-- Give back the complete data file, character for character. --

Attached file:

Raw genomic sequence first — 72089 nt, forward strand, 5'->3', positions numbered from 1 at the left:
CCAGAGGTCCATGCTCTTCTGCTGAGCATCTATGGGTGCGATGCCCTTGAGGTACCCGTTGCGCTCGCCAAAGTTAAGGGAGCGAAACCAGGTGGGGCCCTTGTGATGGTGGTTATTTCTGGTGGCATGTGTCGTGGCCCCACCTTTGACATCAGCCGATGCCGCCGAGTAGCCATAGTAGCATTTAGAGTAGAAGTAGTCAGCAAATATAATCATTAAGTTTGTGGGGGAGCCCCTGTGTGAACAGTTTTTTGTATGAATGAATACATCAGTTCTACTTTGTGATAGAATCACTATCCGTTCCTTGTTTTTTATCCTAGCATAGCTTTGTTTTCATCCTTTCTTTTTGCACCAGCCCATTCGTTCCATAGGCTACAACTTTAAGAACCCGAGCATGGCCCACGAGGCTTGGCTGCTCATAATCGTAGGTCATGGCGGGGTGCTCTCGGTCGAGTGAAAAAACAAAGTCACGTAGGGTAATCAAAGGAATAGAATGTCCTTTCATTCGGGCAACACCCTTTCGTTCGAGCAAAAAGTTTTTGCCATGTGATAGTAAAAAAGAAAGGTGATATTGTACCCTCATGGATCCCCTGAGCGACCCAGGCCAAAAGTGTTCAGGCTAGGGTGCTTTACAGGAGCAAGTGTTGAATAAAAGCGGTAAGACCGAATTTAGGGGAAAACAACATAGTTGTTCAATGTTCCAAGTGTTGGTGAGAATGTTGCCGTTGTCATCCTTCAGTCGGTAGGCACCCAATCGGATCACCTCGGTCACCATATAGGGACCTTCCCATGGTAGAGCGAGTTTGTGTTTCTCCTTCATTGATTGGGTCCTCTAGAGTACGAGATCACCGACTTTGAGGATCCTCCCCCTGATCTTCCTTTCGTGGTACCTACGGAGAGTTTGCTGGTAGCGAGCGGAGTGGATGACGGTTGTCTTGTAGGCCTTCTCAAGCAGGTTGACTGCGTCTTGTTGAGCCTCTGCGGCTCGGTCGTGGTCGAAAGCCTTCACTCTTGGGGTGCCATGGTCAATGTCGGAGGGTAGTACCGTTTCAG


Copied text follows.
Raw genomic sequence first — 72089 nt, forward strand, 5'->3', positions numbered from 1 at the left:
CCAGAGGTCCATGCTCTTCTGCTGAGCATCTATGGGTGCGATGCCCTTGAGGTACCCGTTGCGCTCGCCAAAGTTAAGGGAGCGAAACCAGGTGGGGCCCTTGTGATGGTGGTTATTTCTGGTGGCATGTGTCGTGGCCCCACCTTTGACATCAGCCGATGCCGCCGAGTAGCCATAGTAGCATTTAGAGTAGAAGTAGTCAGCAAATATAATCATTAAGTTTGTGGGGGAGCCCCTGTGTGAACAGTTTTTTGTATGAATGAATACATCAGTTCTACTTTGTGATAGAATCACTATCCGTTCCTTGTTTTTTATCCTAGCATAGCTTTGTTTTCATCCTTTCTTTTTGCACCAGCCCATTCGTTCCATAGGCTACAACTTTAAGAACCCGAGCATGGCCCACGAGGCTTGGCTGCTCATAATCGTAGGTCATGGCGGGGTGCTCTCGGTCGAGTGAAAAAACAAAGTCACGTAGGGTAATCAAAGGAATAGAATGTCCTTTCATTCGGGCAACACCCTTTCGTTCGAGCAAAAAGTTTTTGCCATGTGATAGTAAAAAAGAAAGGTGATATTGTACCCTCATGGATCCCCTGAGCGACCCAGGCCAAAAGTGTTCAGGCTAGGGTGCTTTACAGGAGCAAGTGTTGAATAAAAGCGGTAAGACCGAATTTAGGGGAAAACAACATAGTTGTTCAATGTTCCAAGTGTTGGTGAGAATGTTGCCGTTGTCATCCTTCAGTCGGTAGGCACCCAATCGGATCACCTCGGTCACCATATAGGGACCTTCCCATGGTAGAGCGAGTTTGTGTTTCTCCTTCATTGATTGGGTCCTCTAGAGTACGAGATCACCGACTTTGAGGATCCTCCCCCTGATCTTCCTTTCGTGGTACCTACGGAGAGTTTGCTGGTAGCGAGCGGAGTGGATGACGGTTGTCTTGTAGGCCTTCTCAAGCAGGTTGACTGCGTCTTGTTGAGCCTCTGCGGCTCGGTCGTGGTCGAAAGCCTTCACTCTTGGGGTGCCATGGTCAATGTCGGAGGGTAGTACCGTTTCAG